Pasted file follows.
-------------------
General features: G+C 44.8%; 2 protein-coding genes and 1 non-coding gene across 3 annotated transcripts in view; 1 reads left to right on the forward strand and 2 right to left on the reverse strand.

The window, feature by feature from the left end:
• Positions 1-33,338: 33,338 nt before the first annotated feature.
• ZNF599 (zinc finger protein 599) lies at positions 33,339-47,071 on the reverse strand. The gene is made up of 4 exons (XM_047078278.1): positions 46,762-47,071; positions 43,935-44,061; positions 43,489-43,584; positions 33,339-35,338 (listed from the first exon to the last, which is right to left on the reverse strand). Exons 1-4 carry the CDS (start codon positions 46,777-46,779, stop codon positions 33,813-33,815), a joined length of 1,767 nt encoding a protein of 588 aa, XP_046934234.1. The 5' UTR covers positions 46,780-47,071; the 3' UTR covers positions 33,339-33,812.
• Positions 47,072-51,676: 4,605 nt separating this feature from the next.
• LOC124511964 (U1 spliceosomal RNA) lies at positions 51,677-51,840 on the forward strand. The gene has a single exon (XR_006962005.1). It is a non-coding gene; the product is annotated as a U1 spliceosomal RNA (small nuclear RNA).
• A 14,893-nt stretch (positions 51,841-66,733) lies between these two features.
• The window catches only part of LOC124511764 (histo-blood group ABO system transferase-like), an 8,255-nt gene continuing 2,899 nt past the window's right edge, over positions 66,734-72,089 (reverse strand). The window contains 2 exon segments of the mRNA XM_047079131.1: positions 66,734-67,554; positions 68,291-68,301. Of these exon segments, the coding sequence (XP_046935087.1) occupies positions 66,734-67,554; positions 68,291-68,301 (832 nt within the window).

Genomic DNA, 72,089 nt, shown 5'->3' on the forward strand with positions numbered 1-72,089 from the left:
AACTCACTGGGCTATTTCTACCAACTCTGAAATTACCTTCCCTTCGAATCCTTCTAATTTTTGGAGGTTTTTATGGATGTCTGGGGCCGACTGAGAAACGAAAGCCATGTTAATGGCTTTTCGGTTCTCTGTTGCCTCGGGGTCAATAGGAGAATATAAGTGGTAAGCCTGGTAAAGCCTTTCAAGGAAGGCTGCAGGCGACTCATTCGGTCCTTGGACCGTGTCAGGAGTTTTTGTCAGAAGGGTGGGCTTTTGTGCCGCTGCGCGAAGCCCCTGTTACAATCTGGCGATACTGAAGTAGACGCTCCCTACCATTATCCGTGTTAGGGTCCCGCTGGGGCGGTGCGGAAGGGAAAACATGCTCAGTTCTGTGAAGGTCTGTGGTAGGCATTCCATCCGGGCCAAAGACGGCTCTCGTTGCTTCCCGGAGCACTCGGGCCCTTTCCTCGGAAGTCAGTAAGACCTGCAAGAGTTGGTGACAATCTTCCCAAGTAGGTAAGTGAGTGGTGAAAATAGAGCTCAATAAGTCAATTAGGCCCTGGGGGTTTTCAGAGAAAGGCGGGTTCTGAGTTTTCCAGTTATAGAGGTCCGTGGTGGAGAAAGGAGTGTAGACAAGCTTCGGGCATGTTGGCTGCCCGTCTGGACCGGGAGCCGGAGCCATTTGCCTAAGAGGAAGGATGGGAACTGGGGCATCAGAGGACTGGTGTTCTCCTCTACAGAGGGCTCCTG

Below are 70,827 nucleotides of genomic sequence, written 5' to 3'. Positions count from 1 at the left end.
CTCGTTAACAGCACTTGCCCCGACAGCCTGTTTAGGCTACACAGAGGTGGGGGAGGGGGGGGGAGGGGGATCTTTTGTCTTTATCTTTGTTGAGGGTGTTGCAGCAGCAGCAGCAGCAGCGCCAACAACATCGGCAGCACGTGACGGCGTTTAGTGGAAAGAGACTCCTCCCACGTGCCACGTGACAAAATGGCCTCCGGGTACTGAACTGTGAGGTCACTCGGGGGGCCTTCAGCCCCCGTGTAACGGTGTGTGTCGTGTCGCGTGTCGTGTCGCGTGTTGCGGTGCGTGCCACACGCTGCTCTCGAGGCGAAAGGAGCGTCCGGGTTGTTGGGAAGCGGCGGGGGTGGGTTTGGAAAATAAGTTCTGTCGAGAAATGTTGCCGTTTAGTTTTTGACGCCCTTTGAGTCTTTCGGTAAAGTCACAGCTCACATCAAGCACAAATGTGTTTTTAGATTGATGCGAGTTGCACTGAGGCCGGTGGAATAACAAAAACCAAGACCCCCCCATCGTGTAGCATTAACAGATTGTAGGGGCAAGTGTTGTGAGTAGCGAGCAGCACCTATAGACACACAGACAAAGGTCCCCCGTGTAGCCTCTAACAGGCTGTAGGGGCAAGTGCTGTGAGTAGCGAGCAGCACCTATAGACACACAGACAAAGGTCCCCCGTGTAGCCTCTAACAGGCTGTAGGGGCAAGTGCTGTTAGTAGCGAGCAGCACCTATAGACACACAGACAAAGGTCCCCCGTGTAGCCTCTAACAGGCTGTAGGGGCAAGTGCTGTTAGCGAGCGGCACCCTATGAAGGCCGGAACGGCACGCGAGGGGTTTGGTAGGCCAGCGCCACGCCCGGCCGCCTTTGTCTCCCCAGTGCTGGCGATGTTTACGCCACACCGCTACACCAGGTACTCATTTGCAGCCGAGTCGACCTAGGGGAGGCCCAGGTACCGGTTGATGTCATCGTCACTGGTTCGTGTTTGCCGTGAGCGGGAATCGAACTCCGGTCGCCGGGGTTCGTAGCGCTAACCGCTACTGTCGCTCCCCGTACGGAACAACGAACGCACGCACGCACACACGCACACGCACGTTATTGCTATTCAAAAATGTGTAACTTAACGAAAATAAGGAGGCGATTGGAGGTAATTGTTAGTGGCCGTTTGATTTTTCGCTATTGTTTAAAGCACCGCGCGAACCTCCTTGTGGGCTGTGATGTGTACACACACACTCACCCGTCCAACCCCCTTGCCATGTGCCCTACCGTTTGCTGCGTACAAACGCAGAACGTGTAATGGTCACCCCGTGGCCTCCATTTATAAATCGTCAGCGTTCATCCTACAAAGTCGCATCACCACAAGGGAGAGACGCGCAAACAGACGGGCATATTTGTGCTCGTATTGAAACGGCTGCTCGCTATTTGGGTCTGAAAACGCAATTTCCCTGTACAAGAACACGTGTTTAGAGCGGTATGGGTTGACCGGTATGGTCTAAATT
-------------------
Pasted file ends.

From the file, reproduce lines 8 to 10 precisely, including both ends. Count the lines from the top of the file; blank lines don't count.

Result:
• The window catches only part of LOC124511764 (histo-blood group ABO system transferase-like), an 8,255-nt gene continuing 2,899 nt past the window's right edge, over positions 66,734-72,089 (reverse strand). The window contains 2 exon segments of the mRNA XM_047079131.1: positions 66,734-67,554; positions 68,291-68,301. Of these exon segments, the coding sequence (XP_046935087.1) occupies positions 66,734-67,554; positions 68,291-68,301 (832 nt within the window).

Genomic DNA, 72,089 nt, shown 5'->3' on the forward strand with positions numbered 1-72,089 from the left:
AACTCACTGGGCTATTTCTACCAACTCTGAAATTACCTTCCCTTCGAATCCTTCTAATTTTTGGAGGTTTTTATGGATGTCTGGGGCCGACTGAGAAACGAAAGCCATGTTAATGGCTTTTCGGTTCTCTGTTGCCTCGGGGTCAATAGGAGAATATAAGTGGTAAGCCTGGTAAAGCCTTTCAAGGAAGGCTGCAGGCGACTCATTCGGTCCTTGGACCGTGTCAGGAGTTTTTGTCAGAAGGGTGGGCTTTTGTGCCGCTGCGCGAAGCCCCTGTTACAATCTGGCGATACTGAAGTAGACGCTCCCTACCATTATCCGTGTTAGGGTCCCGCTGGGGCGGTGCGGAAGGGAAAACATGCTCAGTTCTGTGAAGGTCTGTGGTAGGCATTCCATCCGGGCCAAAGACGGCTCTCGTTGCTTCCCGGAGCACTCGGGCCCTTTCCTCGGAAGTCAGTAAGACCTGCAAGAGTTGGTGACAATCTTCCCAAGTAGGTAAGTGAGTGGTGAAAATAGAGCTCAATAAGTCAATTAGGCCCTGGGGGTTTTCAGAGAAAGGCGGGTTCTGAGTTTTCCAGTTATAGAGGTCCGTGGTGGAGAAAGGAGTGTAGACAAGCTTCGGGCATGTTGGCTGCCCGTCTGGACCGGGAGCCGGAGCCATTTGCCTAAGAGGAAGGATGGGAACTGGGGCATCAGAGGACTGGTGTTCTCCTCTACAGAGGGCTCCTG